CASTRIES (CMC) — Prime Minister Allen Chastanet says the Caribbean should consider establishing a single civil aviation regulatory body as part of efforts to liberalise the regional aviation industry.
“I think that we need to liberalise our aviation in this region. I think that ECCA (Eastern Caribbean Civil Aviation Authority) is a huge impediment to the involvement of the private sector,” he told the Caribbean Media Corporation (CMC).
Chastanet, the incoming chairman of the 15-member CARICOM grouping noted that Bahamas, with a population of 370,000 and 25 Bahamian airlines, eight charter cargo companies, has one regulatory body.
“Here in the Eastern Caribbean a population of 750,000 –and if you include Barbados, a million people — we have one carrier, two charter companies and two helicopter companies. So there’s a structural problem that’s been an impediment to the private sector getting involved.
“We as governments don’t have enough money to invest in what we need. We obviously have shown over the years of LIAT and BWIA, governments aren’t very good managers of state-run airlines and we have got to let the market make that dictation.”
Chastanet said it is amazing to him that “the cost of airfares to fly and no private sector company has step up to the plate.
“So it just tells you the structural problems we have in this region. So I would like us to start by continuing to integration our region from aviation. I would have liked that we can create one single aviation authority.
“The civil aviation authority is only a regulator, it is not supposed to be involved in commercial. So let’s think of it, you have OECS Authority, Barbados, Trinidad, Jamaica, Suriname, Guyana, All these have civil aviation authorities.”
Chastanet says Central America, which has a larger population, has one regulatory agency.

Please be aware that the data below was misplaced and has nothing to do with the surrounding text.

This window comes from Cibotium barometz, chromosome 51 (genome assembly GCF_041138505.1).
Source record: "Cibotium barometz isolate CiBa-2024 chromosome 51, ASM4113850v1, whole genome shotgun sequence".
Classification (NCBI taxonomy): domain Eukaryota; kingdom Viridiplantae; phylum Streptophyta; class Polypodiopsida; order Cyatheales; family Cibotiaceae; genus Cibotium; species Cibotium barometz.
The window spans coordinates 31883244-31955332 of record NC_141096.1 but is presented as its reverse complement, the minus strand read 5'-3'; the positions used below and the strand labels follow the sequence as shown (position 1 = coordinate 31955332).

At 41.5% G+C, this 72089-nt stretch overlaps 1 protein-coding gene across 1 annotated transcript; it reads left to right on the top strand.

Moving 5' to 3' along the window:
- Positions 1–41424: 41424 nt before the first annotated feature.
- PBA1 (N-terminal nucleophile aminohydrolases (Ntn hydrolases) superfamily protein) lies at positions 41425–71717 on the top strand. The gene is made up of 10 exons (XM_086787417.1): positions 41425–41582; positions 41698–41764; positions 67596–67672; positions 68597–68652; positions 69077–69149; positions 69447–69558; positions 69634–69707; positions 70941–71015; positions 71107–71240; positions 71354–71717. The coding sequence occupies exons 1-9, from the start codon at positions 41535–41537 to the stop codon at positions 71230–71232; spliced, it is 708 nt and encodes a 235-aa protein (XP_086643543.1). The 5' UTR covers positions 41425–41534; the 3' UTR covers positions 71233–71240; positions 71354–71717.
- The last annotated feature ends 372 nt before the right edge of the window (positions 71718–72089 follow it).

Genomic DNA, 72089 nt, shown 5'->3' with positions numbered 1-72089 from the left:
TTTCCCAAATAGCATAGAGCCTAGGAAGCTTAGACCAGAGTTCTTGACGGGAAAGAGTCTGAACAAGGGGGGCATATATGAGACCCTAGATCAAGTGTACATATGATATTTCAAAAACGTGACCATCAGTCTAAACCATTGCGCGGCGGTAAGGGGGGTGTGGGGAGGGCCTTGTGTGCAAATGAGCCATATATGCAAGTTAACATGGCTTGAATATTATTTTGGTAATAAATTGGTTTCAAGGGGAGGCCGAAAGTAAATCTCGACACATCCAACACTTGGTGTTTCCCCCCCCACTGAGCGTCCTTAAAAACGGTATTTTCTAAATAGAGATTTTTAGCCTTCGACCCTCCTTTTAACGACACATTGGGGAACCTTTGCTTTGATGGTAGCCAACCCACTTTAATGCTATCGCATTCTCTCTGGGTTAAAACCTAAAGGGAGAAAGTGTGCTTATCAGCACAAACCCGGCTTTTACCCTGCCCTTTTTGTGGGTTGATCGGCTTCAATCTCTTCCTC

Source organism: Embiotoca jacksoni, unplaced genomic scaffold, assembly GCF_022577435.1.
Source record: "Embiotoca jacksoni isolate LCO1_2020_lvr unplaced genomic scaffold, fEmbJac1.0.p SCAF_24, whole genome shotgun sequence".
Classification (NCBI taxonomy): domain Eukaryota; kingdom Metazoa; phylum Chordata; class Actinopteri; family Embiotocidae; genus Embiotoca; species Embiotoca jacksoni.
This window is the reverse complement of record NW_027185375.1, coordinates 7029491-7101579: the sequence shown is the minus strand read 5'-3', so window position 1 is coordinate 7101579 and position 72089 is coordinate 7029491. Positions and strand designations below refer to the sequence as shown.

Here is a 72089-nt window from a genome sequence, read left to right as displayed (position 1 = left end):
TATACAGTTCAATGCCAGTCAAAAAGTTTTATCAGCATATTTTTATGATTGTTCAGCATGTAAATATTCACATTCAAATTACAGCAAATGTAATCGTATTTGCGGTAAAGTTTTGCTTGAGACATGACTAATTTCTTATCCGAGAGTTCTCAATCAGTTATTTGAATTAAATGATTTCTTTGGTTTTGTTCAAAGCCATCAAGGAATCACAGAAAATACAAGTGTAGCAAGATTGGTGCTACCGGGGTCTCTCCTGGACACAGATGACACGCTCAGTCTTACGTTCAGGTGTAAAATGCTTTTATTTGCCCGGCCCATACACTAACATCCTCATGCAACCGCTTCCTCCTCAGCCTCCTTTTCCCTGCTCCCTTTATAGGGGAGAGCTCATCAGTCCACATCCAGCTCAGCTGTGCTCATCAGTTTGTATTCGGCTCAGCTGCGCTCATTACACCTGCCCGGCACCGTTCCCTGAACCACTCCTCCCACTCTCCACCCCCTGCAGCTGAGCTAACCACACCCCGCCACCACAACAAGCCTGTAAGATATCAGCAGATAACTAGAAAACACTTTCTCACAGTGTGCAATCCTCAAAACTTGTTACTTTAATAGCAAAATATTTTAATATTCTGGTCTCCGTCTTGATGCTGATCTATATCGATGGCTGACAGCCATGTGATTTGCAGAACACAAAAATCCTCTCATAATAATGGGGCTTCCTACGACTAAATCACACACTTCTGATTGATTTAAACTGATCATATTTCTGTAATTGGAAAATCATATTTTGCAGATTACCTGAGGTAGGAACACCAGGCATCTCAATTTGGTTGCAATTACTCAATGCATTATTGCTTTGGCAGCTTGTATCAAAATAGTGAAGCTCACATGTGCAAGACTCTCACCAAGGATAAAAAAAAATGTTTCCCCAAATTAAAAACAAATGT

“These are some of the structural impediments that we have the authority and ability to solve and until we take those positions, I don’t think we will know the true state of the industry,” said Chastanet, who continues to insist that St. Lucia would not be part of the cash-strapped regional airline LIAT.
Meanwhile, Antigua and Barbuda Prime Minister, Gaston Browne, who is urging regional leaders to participate in LIAT, said while the matter is not on the agenda for the current CARICOM meeting here, he is hoping to have discussions on the issue.
“LIAT is really not an issue for this forum, but at the same time I am sure we will have some discussions on the margins of this meeting as we seek to broaden the ownership of LIAT.
“We are looking at the model of shared benefits and in order to have that it is important for all of the countries that LIAT serves come on board and I am hoping that even those who may be opposed to reconsider their position.”
Browne said it is important for the region to understand that “LIAT is important to regional connectivity and in itself it is a Caribbean institution and one that requires the support of all the governments just as any other institution within the region.
“It is part of the integration movement and should be treated as such,” said Browne, whose government is seeking to acquire the majority of the shares owned y Barbados in the debt-ridden airline.
LIAT principal shareholders are the governments of Antigua and Barbuda, Barbados, Dominica, Grenada and St. Vincent and the Grenadines.